It hadn't. If anything, it seemed like there were fewer jobs when I left the Farm. I spent the next winter and spring barely making my rent—scraping together babysitting gigs, doing stints at shitty restaurants, and sending out hundreds of applications that were never answered. When early summer rolled around, just as I was debating having to move back home, I got a text from Jim: "u lookin for work?"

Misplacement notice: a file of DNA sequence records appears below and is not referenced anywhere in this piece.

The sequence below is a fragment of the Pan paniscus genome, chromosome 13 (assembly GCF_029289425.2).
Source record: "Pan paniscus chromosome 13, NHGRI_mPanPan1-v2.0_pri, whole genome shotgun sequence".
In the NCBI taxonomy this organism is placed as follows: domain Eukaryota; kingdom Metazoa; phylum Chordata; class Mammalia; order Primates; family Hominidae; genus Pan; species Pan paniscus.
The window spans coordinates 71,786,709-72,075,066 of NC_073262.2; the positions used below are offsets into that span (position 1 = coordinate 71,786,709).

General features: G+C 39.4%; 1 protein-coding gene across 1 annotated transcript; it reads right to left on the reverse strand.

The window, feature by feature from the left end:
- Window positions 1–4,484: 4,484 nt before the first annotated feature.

I went to Jim's new farm to trim that season, and I've returned to Humboldt County to trim nearly every season since. Every year I tell myself it's not worth it: It's too remote; it's too dangerous; it interferes with my ability to further my education or start a career. But there are aspects of the job that I like; I can remember them when spring rolls around. I remember the smell of the hot woods, the satisfying ache of manual labor, and how good it feels to be handed a thick roll of bills when the job is done. I remember that I actually love it, or at least the freedom it gives me. As a trimmer, I can make enough money in a few months to supplement my income for the rest of the year. It's the only way I've been able to support my music or art projects, and the only reason I have a savings account at all.